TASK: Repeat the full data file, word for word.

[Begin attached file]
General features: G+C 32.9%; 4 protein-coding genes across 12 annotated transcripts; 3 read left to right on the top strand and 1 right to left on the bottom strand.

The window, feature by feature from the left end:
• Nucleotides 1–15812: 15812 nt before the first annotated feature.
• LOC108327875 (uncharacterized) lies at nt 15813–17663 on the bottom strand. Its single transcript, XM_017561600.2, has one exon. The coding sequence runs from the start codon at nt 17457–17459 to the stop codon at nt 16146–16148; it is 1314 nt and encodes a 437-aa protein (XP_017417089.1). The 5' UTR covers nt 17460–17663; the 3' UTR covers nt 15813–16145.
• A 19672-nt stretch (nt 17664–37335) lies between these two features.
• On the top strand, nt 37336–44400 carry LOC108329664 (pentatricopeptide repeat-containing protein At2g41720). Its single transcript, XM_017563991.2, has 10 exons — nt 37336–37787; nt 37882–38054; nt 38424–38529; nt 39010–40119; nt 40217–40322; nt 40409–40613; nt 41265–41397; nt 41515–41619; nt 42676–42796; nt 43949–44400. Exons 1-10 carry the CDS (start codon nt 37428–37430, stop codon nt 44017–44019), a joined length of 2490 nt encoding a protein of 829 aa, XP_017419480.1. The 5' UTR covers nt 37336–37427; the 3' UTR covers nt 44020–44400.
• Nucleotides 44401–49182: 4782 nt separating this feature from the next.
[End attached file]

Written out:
General features: G+C 32.9%; 4 protein-coding genes across 12 annotated transcripts; 3 read left to right on the top strand and 1 right to left on the bottom strand.

The window, feature by feature from the left end:
• Nucleotides 1–15812: 15812 nt before the first annotated feature.
• LOC108327875 (uncharacterized) lies at nt 15813–17663 on the bottom strand. Its single transcript, XM_017561600.2, has one exon. The coding sequence runs from the start codon at nt 17457–17459 to the stop codon at nt 16146–16148; it is 1314 nt and encodes a 437-aa protein (XP_017417089.1). The 5' UTR covers nt 17460–17663; the 3' UTR covers nt 15813–16145.
• A 19672-nt stretch (nt 17664–37335) lies between these two features.
• On the top strand, nt 37336–44400 carry LOC108329664 (pentatricopeptide repeat-containing protein At2g41720). Its single transcript, XM_017563991.2, has 10 exons — nt 37336–37787; nt 37882–38054; nt 38424–38529; nt 39010–40119; nt 40217–40322; nt 40409–40613; nt 41265–41397; nt 41515–41619; nt 42676–42796; nt 43949–44400. Exons 1-10 carry the CDS (start codon nt 37428–37430, stop codon nt 44017–44019), a joined length of 2490 nt encoding a protein of 829 aa, XP_017419480.1. The 5' UTR covers nt 37336–37427; the 3' UTR covers nt 44020–44400.
• Nucleotides 44401–49182: 4782 nt separating this feature from the next.